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Should a ghostblogger for a CEO reveal him or herself?

19 September 2006 11 Comments

Yesterday's responses to the question, “Is it OK to ghostwrite a CEO blog?” added up for the most part to “Yes.” I still have some reservations, idealist that I am.

Disclosure: I'm a non-corporate type who relishes *not* being locked up in a cubicle. Don't get me wrong; I love working with the smart folks who are brave enough to work within the confines – and exciting potential – of a large corporation. I envy their big salaries, big budgets, business cards stamped “SVP of” and all that. No quibbles there.

But practicality rules. A lot of CEOs (most?) are not naturally talented writers. Many don't have the time or don't want to spend the time to write the blog.

So… given the reality of blog editors and/or ghostbloggers for CEOs and other senior executives, should the ghostblogger reveal him or herself?

This could be done by a disclaimer on the blog. Or via the “bio link” of the CEO blogger at the bottom of each post. For example, you might click on the CEO's name and up would pop a mini bio and words to the effect of:

“Hi, I'm Sally Top Dog. I'm excited about sharing my ideas, thoughts and observations with you. As you can appreciate, I'm pretty busy running XYZ Corp. So I'm delighted to introduce Bob Blogger, my not-so-secret ghostblogger. Bob and I talk frequently and you can be sure that all the content of this blog originates with me. Bob does a super job of translating my ideas into fun and provocative prose. Thanks Bob!”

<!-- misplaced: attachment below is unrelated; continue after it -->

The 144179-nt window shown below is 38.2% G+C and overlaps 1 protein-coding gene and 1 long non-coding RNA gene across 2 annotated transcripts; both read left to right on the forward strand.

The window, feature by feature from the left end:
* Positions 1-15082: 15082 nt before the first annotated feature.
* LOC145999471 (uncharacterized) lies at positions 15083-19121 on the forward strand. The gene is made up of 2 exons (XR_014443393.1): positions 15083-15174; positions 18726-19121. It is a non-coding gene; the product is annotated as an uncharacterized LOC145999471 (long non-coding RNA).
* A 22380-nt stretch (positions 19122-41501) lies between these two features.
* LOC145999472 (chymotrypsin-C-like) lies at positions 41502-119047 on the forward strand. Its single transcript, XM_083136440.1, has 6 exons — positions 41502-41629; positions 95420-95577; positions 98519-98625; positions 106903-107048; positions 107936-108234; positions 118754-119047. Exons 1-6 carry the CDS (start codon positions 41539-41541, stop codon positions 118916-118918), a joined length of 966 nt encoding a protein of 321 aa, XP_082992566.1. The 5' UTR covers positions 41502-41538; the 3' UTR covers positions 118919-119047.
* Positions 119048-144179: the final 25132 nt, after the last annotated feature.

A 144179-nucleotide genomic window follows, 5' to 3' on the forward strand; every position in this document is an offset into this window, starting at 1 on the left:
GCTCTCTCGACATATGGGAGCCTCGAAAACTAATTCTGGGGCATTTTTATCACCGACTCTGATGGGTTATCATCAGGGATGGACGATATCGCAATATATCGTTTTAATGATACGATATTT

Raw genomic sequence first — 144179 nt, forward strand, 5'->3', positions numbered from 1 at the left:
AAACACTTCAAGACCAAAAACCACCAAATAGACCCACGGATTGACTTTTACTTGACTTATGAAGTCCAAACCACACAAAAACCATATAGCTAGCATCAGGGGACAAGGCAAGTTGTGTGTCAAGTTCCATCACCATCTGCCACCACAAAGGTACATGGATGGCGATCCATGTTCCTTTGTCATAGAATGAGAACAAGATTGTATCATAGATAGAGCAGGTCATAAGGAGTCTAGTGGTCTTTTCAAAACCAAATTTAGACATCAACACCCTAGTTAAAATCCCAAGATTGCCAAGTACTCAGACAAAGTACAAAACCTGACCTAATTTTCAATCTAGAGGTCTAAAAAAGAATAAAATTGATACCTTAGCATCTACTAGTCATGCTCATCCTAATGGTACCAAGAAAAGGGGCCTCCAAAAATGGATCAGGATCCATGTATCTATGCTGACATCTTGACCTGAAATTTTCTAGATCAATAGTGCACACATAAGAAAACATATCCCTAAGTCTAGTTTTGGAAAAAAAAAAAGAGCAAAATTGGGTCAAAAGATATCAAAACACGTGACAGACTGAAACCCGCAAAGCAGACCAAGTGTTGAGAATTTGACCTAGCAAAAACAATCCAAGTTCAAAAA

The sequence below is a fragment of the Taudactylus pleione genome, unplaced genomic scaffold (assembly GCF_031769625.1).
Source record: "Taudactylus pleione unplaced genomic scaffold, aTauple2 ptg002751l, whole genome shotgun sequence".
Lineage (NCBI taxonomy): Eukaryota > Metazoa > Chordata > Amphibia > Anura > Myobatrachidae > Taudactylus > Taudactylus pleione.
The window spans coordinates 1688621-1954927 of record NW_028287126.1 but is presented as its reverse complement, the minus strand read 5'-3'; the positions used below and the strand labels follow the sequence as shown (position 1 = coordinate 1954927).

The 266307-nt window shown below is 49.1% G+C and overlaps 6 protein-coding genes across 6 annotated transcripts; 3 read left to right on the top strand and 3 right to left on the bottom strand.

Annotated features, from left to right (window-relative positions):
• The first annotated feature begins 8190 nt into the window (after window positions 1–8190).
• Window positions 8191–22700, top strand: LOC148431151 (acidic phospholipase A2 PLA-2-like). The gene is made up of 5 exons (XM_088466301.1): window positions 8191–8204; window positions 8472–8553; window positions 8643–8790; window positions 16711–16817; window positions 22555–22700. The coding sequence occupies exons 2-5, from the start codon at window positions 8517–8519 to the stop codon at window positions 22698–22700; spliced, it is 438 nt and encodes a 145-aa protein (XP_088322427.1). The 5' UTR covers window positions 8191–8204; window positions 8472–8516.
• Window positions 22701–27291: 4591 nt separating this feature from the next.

Er, now that I've written that, I don't know if it really works. So, fire away. Waddya think? Should a ghostblogger for a CEO reveal  himself and if so, how?


  • Anonymous said:

    What would you think if Bill Gates finished a speech with “By the way, I didn't really write this speech, but I agree with everything it says”?!
    Ghostwriting is not co-authoring or even “as told to.” It's a virtual extension of the alleged “writer.” It's a spurious honesty to disavow one's own blog. Even if “one” didn't write it. Sorry to say this, but blogging is too new a “tradition” to have developed such a rigid code of ethics. Better worry about the honesty of the “content.”
    In the words of one great “author”:
    This is the sixth book I've written, which isn't bad for a guy who's only read two. –George Burns

  • Anonymous said:

    But isn't blogging *different* from an executive speech? It's two-way, for one thing.
    Isn't the whole point that it's something new? Why can't the rules be different??

  • Anonymous said:

    An executive speech can have a question and answer period. But that's not the point. Yes, the rules are different, because it's a different medium and format. But it reminds me of the old folk music scene. I was a folk purist back then and it took me a long time to be willing to sing or even listen to a song that I knew somebody “wrote.” Somehow knowing it didn't come from the Appalachians or MIssissippi meant ipso facto that it came from Tin Pan Alley.
    Then I realized I was singing songs by Woody Guthrie and Pete Seeger and Bob Dylan… and eventually started writing my own “folk” songs.
    I say let the people decide if it's a folk song or a fake song. Or if it's a blog or a bluff. If they don't like it, they'll stop reading. The punishment for bluffing is death by mouse.

  • Anonymous said: